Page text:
Helpful Hints For Empowering Your Child
Rule of Thumb: Don’t Ask Questions You Already Know The Answer To. Make statements.
A common practice of parents is questioning children about their behavior. This is understandable since most parents grew up in homes and classrooms where questions about behavior were a normal practice. The interaction usually goes something like this:
Mom walks into Eric’s room just in time to see him use his red crayon to put a swipe of red on the wall. Mom is noticeably emotionally agitated and with a rising tone of voice asks, “Did you mark on that wall!” Eric feels cornered, threatened, defensive, and quickly says, “No.” Mom has asked a question she already knows the answer to and in the process opens the door for Eric to lie to avoid being punished. Perhaps he does need to be disciplined, but the situation now has escalated far beyond the initial behavior of marking on the wall.
This episode of overreacting could have been avoided by making a statement rather than asking a question. Mom, “I see you just marked on your bedroom wall.” The situation can now be dealt with in a calm manner because Eric hasn’t been put into a defensive position. Mom, “When you choose to mark on your wall with crayons, you choose not to play with your crayons for the rest of the day. When you choose not to mark on the wall, you choose to get to play with your crayons for that day.” Eric has now learned something that will shape his life: His choices have consequences.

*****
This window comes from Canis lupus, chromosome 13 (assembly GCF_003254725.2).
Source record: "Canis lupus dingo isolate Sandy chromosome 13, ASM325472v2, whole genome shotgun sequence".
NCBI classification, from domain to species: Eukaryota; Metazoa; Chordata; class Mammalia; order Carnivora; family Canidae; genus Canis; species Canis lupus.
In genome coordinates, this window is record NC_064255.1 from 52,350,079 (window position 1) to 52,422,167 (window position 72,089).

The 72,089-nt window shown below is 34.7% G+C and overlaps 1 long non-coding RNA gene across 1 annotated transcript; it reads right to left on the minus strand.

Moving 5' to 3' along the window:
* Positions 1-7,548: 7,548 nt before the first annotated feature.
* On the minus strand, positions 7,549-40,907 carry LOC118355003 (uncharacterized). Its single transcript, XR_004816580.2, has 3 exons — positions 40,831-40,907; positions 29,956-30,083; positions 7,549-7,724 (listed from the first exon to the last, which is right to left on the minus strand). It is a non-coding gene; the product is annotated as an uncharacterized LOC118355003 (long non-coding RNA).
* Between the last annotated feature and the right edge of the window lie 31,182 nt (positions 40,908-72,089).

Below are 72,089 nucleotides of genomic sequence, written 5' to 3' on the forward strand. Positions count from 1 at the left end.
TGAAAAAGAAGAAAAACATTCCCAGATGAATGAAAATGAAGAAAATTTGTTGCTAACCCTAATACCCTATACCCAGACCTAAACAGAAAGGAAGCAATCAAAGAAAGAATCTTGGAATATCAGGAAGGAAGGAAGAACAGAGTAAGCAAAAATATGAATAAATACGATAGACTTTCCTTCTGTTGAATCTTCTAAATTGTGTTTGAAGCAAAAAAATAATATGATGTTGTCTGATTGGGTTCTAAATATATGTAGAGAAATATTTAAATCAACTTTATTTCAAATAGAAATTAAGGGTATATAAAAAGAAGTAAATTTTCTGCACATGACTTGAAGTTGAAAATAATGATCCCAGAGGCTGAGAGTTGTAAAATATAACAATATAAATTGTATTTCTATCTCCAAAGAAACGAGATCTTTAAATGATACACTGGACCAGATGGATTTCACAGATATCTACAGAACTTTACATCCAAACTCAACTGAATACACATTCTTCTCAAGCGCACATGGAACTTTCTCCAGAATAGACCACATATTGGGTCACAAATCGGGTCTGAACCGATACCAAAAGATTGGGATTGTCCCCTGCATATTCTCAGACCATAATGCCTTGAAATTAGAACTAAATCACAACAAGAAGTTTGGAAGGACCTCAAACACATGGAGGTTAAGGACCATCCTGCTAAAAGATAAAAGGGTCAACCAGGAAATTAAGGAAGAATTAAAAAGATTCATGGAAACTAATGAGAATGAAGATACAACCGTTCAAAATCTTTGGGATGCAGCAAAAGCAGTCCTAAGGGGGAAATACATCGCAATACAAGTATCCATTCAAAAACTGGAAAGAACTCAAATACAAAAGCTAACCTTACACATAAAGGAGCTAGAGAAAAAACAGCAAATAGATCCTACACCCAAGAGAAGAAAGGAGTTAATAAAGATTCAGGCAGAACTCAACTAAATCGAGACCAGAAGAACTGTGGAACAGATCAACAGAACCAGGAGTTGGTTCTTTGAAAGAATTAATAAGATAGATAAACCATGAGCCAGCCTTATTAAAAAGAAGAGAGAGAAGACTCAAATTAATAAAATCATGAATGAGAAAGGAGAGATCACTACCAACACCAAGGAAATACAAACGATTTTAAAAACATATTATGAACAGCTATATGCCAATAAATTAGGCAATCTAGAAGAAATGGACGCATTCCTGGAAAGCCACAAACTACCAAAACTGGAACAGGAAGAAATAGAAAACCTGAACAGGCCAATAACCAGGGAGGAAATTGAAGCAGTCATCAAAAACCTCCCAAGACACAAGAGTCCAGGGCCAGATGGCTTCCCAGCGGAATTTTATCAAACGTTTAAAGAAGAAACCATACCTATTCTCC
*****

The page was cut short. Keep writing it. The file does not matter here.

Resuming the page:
Words that encourage self-reliance:
- "That’s something you can do."
- "You can decide which color you want to use."
Words that focus on character qualities:
- "That was a considerate thing to do."
- "You are so resourceful."
Words that encourage:
- "You figured that out all by yourself."
- "You worked hard on that."